For some reason our bedroom collects dust, especially during wood stove season; it must be the way air currents travel up the stairs or something, but anyway, what I planned as a quick dusting and vacuuming of that room the other day led to a nearly week-long cleaning spree. Before long I'd emptied out the closet, sorted clothes, threw out what Wally couldn’t turn into rugs, scrubbed the floor and walls, stripped the bed down to the mattress, washed all the bedding and the curtains, hung them out, you know, spring cleaning.
According to her diary, 21-year-old Edith Philbrook, who lived at the Beach in 1880, started her spring cleaning with a walk to Ducktrap to get lime to whitewash her ceilings. In 1880 a large limekiln, located down the banking behind King David’s Lodge, was manufacturing shiploads of the stuff. I imagine that after a long winter of smoky stoves and the greasy smoke of kerosene lamps her ceilings needed whitewashing.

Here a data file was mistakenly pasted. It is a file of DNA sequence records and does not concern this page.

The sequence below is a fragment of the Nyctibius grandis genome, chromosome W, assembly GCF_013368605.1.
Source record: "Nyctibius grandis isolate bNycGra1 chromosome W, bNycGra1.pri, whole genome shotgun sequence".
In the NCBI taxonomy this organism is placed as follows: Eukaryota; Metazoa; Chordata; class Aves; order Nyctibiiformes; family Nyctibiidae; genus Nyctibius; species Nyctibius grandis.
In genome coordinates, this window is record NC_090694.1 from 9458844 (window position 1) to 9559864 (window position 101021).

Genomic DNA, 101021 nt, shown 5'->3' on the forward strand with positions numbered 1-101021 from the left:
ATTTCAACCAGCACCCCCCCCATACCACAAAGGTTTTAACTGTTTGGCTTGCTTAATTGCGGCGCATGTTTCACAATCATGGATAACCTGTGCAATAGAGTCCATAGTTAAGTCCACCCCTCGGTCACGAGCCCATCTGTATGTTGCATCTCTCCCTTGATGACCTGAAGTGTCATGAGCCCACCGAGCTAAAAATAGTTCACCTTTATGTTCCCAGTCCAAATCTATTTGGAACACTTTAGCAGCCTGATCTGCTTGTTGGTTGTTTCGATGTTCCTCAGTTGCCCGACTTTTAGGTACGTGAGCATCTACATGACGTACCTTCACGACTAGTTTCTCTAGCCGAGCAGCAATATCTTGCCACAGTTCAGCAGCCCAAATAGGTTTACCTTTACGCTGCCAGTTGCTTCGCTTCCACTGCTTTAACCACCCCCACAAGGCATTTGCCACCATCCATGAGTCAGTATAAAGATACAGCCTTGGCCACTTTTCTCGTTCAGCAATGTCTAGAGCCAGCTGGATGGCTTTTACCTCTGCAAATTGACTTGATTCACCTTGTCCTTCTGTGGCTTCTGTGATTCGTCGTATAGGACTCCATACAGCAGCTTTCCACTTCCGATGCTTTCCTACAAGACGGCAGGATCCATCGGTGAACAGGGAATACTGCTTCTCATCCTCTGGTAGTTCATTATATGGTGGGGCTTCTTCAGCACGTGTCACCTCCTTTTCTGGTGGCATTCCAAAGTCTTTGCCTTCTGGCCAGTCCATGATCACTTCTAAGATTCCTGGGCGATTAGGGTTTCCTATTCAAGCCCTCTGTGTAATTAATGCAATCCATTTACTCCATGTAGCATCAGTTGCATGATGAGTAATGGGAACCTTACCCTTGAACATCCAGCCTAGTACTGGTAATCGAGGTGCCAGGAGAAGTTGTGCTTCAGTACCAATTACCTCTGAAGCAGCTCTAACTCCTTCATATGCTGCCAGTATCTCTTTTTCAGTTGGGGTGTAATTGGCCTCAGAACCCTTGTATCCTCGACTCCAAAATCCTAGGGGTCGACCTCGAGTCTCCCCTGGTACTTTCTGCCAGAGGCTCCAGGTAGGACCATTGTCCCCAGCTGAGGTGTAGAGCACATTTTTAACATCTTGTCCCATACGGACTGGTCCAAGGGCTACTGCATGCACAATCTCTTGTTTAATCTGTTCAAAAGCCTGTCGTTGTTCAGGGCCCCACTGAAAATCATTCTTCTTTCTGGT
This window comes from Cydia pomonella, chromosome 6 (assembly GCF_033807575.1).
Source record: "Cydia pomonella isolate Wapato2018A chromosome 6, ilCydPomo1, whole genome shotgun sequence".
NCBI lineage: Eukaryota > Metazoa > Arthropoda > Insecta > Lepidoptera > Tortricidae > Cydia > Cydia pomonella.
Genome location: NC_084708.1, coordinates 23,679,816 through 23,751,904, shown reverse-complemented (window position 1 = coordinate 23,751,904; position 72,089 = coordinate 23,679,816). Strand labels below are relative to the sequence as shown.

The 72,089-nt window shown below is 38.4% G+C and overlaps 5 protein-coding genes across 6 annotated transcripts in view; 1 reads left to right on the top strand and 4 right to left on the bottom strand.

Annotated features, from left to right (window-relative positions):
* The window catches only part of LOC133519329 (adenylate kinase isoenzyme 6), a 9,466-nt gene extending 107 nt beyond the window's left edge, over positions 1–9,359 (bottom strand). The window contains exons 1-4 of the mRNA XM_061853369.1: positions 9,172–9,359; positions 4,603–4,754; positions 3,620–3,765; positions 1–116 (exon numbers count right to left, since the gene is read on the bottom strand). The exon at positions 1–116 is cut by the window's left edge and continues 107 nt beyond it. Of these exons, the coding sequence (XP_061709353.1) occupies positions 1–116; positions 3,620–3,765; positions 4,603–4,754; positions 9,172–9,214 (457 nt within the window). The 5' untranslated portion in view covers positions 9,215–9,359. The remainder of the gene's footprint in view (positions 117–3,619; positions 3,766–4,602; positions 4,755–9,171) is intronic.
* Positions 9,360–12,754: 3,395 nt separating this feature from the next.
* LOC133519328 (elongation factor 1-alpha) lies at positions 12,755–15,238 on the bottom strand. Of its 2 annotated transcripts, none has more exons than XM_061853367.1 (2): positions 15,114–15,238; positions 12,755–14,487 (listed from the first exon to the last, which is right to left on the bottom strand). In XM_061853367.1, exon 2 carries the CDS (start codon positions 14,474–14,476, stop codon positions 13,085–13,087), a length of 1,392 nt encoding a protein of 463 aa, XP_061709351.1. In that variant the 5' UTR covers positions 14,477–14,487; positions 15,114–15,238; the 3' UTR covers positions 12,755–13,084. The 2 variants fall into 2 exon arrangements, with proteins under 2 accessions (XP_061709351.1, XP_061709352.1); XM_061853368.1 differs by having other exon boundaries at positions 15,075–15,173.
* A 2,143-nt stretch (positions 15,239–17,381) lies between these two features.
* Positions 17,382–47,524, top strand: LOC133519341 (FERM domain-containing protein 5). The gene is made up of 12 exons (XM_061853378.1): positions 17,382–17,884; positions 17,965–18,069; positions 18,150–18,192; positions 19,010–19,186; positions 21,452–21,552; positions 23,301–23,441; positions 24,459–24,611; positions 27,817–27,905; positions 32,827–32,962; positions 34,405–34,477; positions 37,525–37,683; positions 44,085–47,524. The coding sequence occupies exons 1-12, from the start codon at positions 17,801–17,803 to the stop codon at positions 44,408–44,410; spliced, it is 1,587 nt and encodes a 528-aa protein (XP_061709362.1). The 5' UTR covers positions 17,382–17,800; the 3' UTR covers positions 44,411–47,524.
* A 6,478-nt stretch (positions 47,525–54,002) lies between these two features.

Keep an eye on the Lincolnville Historical Society’s website – lincolnvillehistory.org -- in the coming months as we perk it up with fresh stories, diaries such as Edith Philbrook’s, letters, maps and more. Also, watch the Jackie Young Watts Open Air Museum in the Center as we fill those sheds with artifacts of our working past.
Have you joined the L’ville Bulletin Board yet, the LBB? With some 420 members, this email group is a great way to stay in touch with neighbors and friends. Members include L’ville residents, summer residents and/or visitors, and a few who live just over our borders. If you’d like to join, contact manager Pat Putnam, email@example.com and she’ll add you to the list.
To those who are connected all day long to a smart phone, pad, or computer screen it can seem that the whole world sees what they see. But many, for various reasons, either choose not to enter this new world or would like to, but don’t know how. Lincolnville Library is equipped with both computers and a high-speed connection; and they can teach anyone who asks how to use them. Anyone is welcome to use their own device there as well.